When twelve year-old Sabrina of Backdoor Friends Cat Shoppe of Farmington Hills, MI began acting strangely weeks after her friend, Frankie, passed away last fall, her pet parent, Anne Klein, immediately took her to her veterinarian. Although health-wise, Sabrina was found to be physically well, it’s always better to err on the side of caution when the behavior and habits of cats of any age changes from the norm.
Sabrina became more clingy than usual, following Klein around. Klein’s veterinarian found that Sabrina was showing common signs of grief shown in many cats. Signs of grief may include:
- Changes in eating and drinking habits
- Changes in sleeping habits
- Changes in litter box habits
- Increased vocalization
- Avoiding contact with others
Although Dr. Cindy Houlihan, D.V.M., owner of The Cat Practice of Birmingham, MI didn’t treat Sabrina, she said that any changes in a senior cat’s demeanor or habits should be brought to the attention of their veterinarian. Houlihan says the grieving process depends upon a cat’s personality and their relationship with their people as well as the lost loved one. Some cats deal very well with losses if the relationship wasn’t close. Yet, if the cat depended upon their lost loved one for companionship and comfort, cats in those sorts of relationships may deeply grieve for their loss.
Other examples of grieving and loss in cats include:
- This writer’s late cat, Tereza, couldn’t deal with the exit from the home of her best young human friend. She grieved so hard that she died suddenly at the age of four from heart failure, leaving her one and one-half year old friend, Ateret heartbroken. Even though Ateret soon got another friend, Ateret’s personality remains permanently changed several years later from the experience.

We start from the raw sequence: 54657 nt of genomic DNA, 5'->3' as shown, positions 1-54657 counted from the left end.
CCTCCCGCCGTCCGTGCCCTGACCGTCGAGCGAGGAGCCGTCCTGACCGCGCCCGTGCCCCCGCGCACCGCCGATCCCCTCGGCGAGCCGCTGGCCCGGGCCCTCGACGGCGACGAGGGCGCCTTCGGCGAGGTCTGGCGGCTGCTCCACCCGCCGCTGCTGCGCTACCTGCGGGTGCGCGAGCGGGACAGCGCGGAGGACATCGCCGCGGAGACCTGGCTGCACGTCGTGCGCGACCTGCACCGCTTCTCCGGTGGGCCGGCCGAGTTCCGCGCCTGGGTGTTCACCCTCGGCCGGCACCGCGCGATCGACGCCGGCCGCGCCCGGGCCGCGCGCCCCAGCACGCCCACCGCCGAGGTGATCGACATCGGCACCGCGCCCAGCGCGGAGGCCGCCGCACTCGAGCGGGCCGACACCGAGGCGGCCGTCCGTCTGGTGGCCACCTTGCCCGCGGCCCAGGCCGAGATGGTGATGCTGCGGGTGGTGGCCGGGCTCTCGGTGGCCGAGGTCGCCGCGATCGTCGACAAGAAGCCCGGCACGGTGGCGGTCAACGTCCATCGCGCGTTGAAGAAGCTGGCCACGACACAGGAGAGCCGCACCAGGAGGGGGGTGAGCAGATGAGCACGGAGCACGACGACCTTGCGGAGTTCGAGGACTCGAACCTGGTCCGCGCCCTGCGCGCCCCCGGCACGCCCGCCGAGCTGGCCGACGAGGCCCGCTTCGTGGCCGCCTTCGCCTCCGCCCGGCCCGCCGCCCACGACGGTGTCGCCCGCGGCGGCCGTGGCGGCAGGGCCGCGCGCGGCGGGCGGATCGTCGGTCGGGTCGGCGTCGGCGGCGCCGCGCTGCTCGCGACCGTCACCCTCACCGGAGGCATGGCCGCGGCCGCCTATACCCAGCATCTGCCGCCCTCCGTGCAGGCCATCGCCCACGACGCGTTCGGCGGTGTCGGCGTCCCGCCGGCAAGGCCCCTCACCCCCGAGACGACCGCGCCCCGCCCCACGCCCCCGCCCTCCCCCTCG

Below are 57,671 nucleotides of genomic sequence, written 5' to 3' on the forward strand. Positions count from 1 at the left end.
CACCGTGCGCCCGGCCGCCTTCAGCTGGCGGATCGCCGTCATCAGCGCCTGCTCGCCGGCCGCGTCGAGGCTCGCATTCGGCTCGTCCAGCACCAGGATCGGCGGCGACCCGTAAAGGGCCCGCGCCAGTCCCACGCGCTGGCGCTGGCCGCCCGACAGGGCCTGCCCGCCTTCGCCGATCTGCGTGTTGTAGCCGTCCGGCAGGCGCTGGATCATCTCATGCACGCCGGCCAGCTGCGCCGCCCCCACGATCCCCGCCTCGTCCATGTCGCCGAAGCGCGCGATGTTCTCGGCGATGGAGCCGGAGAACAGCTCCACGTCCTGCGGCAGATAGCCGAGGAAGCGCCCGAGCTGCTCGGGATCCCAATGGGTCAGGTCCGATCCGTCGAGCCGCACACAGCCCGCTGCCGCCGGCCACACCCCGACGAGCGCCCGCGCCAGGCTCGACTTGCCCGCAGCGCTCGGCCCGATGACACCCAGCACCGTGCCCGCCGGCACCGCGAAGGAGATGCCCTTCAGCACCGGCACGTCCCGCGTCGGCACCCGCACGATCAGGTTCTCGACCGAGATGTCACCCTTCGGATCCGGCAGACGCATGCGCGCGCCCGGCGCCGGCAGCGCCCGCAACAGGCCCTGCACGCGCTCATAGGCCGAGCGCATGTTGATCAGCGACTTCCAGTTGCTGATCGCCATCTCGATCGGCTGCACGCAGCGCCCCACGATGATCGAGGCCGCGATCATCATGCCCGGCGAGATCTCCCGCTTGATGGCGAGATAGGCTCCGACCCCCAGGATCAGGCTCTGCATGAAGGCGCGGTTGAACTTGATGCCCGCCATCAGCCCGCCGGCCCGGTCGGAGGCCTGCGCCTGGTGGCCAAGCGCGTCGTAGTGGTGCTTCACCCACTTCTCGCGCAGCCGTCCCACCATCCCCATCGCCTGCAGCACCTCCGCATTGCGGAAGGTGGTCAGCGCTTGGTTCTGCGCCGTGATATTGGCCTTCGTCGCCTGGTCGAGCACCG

- Moses, a clinic cat at Carousel Cat Clinic of Farmington Hills, MI, who was extremely traumatized by the death of his brother, Noah, so much so that he forged close friendships with another male clinic at – the two are rarely far from each other.
- This writer’s cat, Abbi, became quite confused when a family she knew well recently moved out of the country. Abbi looked out the window for several days, waiting for the children to arrive. She also became more vocal than usual. Abbi has two friends who comforted her, so she was distracted fairly quickly.
As for Sabrina, she’s since befriended Mitzi, a fellow senior cat, as well as Goldie, whose weight loss progress has been followed from time-to-time on the blog, The Musings Of A Crazy Cat Lady.
Dr. Houlihan suggests trying to distract a grieving cat by increasing their exercise using toys and taking them out for stroller rides for a change of scenery. She also says that no matter what a cat’s age, some cats might be accept a new, laid back friend after while. She says, ‘Cats move through grief quicker than people because people bring with them to the grieving process previously unresolved losses. Cats usually grieve and move on.’